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Managing Anger and Aggression in Patients With Posttraumatic Stress Disorder

Rachel Yehuda, PhD

Published: June 1, 1999

Article Abstract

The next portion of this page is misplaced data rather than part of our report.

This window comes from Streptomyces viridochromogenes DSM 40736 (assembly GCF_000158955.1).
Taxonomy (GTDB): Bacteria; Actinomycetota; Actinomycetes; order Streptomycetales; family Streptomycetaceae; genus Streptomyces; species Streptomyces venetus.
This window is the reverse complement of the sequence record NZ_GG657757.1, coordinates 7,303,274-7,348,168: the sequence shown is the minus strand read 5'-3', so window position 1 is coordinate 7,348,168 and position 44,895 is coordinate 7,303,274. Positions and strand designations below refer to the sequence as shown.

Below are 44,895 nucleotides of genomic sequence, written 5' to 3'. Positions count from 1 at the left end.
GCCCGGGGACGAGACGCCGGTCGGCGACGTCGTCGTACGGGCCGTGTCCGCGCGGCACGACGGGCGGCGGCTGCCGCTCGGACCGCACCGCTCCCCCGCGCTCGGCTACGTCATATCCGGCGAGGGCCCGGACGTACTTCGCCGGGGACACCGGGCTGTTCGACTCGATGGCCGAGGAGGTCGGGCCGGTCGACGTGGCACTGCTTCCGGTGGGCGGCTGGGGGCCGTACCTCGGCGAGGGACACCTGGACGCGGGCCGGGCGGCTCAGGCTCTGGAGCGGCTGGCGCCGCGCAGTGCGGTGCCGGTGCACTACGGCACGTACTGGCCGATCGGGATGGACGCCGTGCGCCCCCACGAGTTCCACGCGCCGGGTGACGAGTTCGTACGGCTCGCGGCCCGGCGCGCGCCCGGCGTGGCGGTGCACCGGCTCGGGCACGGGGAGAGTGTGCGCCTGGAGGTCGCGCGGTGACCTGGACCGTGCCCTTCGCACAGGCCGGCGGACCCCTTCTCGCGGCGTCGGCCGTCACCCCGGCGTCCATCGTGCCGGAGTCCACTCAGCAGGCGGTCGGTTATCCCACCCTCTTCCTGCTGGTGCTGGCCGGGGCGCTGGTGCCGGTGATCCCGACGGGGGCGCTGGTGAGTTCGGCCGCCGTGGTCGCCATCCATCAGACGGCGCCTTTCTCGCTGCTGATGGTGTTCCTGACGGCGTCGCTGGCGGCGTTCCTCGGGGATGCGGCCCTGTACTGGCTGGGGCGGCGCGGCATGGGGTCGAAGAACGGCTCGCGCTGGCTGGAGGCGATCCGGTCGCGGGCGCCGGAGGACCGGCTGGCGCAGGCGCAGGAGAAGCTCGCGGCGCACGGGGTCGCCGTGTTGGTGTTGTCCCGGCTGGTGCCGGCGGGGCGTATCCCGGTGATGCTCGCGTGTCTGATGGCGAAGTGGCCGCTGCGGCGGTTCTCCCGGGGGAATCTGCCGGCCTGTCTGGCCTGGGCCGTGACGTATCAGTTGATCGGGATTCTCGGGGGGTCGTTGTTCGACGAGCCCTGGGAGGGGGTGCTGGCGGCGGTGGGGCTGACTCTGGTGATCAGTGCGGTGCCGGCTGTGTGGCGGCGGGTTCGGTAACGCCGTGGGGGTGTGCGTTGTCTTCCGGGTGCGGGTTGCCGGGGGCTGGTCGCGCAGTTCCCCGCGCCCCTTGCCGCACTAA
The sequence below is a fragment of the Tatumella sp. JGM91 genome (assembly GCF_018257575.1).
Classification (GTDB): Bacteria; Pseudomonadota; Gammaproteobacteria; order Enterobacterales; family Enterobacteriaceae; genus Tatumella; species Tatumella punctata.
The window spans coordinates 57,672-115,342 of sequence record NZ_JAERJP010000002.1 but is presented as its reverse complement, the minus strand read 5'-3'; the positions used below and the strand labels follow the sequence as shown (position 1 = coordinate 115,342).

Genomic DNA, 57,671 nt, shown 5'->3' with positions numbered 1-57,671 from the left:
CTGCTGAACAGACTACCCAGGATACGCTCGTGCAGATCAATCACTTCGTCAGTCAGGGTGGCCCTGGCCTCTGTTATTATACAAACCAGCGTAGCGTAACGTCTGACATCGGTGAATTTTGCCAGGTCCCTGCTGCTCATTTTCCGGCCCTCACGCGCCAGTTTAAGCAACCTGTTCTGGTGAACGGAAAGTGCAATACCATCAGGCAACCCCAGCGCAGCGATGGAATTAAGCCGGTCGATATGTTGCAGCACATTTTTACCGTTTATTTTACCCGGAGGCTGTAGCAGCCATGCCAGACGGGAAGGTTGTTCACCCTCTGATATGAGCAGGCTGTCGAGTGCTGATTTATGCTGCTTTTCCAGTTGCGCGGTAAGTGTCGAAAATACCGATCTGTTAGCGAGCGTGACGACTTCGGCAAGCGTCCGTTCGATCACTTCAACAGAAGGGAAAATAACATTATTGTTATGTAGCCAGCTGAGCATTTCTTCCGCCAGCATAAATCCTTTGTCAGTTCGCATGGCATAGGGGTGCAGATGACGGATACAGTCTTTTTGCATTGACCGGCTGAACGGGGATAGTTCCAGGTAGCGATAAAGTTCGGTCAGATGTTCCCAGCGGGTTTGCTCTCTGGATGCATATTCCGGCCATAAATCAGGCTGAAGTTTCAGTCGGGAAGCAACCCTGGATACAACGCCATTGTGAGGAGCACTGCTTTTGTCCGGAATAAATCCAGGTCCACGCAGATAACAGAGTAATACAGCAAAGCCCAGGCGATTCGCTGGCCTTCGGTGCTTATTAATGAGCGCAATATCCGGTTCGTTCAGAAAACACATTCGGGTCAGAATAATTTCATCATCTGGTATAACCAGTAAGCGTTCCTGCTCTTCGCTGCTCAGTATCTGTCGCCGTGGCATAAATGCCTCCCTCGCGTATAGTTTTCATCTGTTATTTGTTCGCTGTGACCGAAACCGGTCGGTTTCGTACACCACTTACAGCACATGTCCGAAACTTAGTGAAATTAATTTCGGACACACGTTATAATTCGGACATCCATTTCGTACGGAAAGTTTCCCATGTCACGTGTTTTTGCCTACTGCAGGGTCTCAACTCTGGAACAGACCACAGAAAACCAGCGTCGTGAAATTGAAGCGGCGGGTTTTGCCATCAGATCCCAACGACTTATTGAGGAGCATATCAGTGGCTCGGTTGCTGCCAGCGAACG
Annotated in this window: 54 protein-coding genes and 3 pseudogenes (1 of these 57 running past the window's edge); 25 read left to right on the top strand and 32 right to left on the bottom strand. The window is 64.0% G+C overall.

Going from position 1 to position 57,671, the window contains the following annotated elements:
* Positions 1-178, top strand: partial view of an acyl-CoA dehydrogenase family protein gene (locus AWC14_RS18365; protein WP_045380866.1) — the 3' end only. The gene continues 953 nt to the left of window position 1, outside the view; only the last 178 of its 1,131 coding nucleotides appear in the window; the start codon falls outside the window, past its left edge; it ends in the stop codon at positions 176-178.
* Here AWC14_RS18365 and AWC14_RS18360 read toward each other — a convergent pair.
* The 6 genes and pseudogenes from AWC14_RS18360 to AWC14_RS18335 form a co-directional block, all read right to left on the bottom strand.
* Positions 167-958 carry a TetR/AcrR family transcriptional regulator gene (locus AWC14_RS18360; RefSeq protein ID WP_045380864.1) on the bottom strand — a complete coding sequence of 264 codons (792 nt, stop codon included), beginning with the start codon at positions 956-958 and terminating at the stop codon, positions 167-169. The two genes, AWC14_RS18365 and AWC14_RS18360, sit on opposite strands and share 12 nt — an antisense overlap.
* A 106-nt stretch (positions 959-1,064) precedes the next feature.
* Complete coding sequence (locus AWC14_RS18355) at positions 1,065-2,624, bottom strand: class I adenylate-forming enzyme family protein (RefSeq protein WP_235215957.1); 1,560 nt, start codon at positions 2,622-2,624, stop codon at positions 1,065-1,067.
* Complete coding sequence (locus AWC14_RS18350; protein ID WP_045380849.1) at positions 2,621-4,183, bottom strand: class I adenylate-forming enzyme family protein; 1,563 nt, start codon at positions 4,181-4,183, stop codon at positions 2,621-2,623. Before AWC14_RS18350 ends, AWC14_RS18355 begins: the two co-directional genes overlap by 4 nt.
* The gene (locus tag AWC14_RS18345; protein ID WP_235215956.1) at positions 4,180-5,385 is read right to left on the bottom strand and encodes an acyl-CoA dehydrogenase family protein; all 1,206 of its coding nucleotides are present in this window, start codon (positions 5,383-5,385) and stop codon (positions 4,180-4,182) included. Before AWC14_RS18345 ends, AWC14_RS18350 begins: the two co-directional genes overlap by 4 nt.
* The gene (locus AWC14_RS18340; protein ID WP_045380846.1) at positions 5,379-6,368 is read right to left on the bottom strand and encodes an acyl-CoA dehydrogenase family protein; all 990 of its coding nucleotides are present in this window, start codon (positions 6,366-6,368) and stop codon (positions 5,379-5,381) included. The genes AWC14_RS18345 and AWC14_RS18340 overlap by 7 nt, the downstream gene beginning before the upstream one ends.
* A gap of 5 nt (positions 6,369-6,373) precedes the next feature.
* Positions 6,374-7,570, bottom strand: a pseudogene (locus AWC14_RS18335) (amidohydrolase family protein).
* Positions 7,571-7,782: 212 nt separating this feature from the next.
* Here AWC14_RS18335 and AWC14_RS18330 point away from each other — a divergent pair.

Posttraumatic stress disorder was categorized as a clinical entity in 1980 in response to assertions by trauma survivors (particularly Vietnam veterans) and their clinicians that existing diagnostic categories failed to adequately describe their symptoms. The diagnostic features of the current DSM-IV diagnosis have been expanded, and the concept of the disorder is still evolving. Posttraumatic stress disorder rarely occurs in “pure” form, and individuals suffering from the disorder commonly meet criteria for Axis I and Axis II disorders. Research is now emerging that supports the prevalence of aggression in posttraumatic stress disorder. Treatment approaches vary, but pharmacotherapy aimed at targeting individual symptoms or clusters can promote mood stabilization. This article discusses the evolving concept of posttraumatic stress disorder as a clinical entity, the association of anger and aggression with the disorder, and the psychopharmacologic approaches to treatment.

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